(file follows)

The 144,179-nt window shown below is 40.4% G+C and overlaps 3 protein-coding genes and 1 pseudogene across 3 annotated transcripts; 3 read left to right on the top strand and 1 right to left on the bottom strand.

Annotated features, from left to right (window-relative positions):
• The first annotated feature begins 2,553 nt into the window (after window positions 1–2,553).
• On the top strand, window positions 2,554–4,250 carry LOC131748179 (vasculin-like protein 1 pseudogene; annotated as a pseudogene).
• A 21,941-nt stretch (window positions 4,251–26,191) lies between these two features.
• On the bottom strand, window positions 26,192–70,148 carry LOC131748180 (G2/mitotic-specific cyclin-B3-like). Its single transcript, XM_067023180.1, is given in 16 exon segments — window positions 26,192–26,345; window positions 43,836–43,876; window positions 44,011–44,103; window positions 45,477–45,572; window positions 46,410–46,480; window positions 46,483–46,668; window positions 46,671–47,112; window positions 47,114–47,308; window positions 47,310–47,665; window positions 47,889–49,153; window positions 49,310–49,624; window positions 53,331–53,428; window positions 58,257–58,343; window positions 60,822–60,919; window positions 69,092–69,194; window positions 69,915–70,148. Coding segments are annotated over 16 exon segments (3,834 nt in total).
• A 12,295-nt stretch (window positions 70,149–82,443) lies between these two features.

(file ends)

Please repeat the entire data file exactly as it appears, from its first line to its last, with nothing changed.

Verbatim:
The 144,179-nt window shown below is 40.4% G+C and overlaps 3 protein-coding genes and 1 pseudogene across 3 annotated transcripts; 3 read left to right on the top strand and 1 right to left on the bottom strand.

Annotated features, from left to right (window-relative positions):
• The first annotated feature begins 2,553 nt into the window (after window positions 1–2,553).
• On the top strand, window positions 2,554–4,250 carry LOC131748179 (vasculin-like protein 1 pseudogene; annotated as a pseudogene).
• A 21,941-nt stretch (window positions 4,251–26,191) lies between these two features.
• On the bottom strand, window positions 26,192–70,148 carry LOC131748180 (G2/mitotic-specific cyclin-B3-like). Its single transcript, XM_067023180.1, is given in 16 exon segments — window positions 26,192–26,345; window positions 43,836–43,876; window positions 44,011–44,103; window positions 45,477–45,572; window positions 46,410–46,480; window positions 46,483–46,668; window positions 46,671–47,112; window positions 47,114–47,308; window positions 47,310–47,665; window positions 47,889–49,153; window positions 49,310–49,624; window positions 53,331–53,428; window positions 58,257–58,343; window positions 60,822–60,919; window positions 69,092–69,194; window positions 69,915–70,148. Coding segments are annotated over 16 exon segments (3,834 nt in total).
• A 12,295-nt stretch (window positions 70,149–82,443) lies between these two features.